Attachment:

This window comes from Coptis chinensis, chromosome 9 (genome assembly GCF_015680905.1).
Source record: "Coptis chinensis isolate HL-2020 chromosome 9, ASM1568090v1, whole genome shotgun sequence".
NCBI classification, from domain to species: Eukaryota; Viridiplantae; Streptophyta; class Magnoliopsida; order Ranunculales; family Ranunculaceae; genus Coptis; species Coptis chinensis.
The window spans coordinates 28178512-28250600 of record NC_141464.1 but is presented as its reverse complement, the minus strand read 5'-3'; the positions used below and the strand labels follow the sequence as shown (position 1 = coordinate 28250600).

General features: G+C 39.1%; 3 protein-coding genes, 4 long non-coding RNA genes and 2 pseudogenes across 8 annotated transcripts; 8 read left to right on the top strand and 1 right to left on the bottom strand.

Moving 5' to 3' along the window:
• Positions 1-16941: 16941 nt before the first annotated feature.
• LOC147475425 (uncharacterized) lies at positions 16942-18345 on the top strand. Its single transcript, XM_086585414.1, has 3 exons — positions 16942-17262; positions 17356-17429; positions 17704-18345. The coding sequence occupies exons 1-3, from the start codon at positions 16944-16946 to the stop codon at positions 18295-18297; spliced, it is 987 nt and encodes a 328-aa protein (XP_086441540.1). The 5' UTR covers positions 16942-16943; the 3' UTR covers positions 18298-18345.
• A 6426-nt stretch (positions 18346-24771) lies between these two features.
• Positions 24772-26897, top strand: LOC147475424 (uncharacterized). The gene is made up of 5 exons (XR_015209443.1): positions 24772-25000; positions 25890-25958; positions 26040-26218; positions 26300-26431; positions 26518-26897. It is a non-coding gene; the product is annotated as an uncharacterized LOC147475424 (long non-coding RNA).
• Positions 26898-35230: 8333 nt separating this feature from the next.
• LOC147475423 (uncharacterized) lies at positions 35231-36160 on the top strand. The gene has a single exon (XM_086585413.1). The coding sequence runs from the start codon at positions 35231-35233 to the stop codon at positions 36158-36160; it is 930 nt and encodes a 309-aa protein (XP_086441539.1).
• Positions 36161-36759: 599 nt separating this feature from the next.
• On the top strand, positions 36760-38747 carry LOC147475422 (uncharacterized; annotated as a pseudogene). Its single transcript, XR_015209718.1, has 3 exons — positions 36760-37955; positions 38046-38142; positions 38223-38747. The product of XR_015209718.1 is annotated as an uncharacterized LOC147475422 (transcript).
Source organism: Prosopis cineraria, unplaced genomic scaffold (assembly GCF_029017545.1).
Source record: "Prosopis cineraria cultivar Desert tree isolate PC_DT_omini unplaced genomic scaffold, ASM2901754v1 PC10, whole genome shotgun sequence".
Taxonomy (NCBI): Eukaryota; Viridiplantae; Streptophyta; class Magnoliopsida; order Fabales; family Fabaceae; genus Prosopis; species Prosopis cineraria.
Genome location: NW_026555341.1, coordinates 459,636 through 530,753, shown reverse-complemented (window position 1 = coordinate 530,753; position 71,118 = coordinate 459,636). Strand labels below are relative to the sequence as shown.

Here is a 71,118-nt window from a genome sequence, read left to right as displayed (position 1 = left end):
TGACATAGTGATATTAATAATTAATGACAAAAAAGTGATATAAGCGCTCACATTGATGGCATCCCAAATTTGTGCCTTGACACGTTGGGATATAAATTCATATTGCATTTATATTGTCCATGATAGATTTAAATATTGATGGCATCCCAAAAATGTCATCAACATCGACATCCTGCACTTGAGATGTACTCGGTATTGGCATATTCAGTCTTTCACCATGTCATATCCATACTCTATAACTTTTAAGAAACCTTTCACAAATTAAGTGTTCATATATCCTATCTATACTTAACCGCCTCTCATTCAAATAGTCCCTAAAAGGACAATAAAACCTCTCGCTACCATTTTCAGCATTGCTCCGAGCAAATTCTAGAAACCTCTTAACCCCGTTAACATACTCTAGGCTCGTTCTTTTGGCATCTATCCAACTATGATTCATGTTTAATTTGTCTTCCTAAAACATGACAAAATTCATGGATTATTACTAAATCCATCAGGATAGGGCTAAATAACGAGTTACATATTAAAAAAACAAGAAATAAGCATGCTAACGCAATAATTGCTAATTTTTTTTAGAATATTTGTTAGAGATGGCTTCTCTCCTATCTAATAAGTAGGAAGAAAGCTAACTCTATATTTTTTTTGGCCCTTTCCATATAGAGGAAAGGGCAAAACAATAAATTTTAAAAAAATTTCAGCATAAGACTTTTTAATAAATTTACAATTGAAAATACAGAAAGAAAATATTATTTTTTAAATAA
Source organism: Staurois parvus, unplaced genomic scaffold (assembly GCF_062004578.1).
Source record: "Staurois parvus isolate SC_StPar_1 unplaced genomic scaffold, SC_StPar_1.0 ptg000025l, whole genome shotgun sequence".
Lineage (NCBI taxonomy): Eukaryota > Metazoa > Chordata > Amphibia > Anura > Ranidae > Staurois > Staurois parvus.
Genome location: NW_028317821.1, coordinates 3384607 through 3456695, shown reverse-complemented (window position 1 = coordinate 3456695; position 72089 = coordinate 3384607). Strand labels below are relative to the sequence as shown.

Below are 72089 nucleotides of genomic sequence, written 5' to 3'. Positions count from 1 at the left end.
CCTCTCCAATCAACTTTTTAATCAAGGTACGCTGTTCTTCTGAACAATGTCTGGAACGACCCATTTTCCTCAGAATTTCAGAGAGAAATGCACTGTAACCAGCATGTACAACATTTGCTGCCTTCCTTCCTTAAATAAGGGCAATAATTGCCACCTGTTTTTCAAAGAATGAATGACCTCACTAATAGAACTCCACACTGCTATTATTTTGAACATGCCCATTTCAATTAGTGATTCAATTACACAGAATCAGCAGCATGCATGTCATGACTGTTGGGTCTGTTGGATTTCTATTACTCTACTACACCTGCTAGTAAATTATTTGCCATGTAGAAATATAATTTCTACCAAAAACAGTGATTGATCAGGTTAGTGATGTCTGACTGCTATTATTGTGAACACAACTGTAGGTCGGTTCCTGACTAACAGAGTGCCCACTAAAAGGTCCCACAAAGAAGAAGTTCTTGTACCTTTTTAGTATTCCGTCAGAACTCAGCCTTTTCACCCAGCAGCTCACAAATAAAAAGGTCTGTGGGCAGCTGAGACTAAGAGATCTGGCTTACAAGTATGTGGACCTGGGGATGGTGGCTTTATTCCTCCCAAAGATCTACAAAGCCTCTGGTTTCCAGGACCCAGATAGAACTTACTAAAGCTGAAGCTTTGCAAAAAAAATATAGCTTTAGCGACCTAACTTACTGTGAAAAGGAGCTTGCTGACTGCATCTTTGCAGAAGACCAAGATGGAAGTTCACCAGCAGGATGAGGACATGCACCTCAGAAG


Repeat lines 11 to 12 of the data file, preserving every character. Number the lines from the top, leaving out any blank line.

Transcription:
• Positions 26898-35230: 8333 nt separating this feature from the next.
• LOC147475423 (uncharacterized) lies at positions 35231-36160 on the top strand. The gene has a single exon (XM_086585413.1). The coding sequence runs from the start codon at positions 35231-35233 to the stop codon at positions 36158-36160; it is 930 nt and encodes a 309-aa protein (XP_086441539.1).